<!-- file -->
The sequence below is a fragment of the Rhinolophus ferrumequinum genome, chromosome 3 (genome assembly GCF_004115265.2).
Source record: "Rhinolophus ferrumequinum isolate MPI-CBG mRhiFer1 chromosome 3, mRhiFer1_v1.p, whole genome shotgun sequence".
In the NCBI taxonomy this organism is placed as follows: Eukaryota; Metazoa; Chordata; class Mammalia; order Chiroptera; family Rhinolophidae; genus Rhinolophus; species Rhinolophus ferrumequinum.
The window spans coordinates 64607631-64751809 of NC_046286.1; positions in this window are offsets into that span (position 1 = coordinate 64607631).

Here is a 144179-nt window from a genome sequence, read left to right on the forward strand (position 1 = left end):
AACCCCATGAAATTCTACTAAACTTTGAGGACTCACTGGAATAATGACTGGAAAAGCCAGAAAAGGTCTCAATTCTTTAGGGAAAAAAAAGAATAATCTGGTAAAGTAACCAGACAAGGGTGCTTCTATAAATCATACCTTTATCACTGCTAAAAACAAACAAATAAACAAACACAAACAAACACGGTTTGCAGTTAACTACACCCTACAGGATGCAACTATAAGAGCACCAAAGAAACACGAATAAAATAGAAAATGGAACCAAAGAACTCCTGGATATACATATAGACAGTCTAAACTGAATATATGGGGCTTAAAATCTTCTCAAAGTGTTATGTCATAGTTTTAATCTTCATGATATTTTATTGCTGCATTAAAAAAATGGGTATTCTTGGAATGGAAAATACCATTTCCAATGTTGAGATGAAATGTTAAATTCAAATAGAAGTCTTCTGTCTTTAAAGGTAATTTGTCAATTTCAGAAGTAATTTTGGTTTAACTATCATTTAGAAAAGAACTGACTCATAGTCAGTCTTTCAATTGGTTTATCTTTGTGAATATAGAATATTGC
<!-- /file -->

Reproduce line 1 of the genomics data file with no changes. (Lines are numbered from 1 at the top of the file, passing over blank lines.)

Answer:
The sequence below is a fragment of the Rhinolophus ferrumequinum genome, chromosome 3 (genome assembly GCF_004115265.2).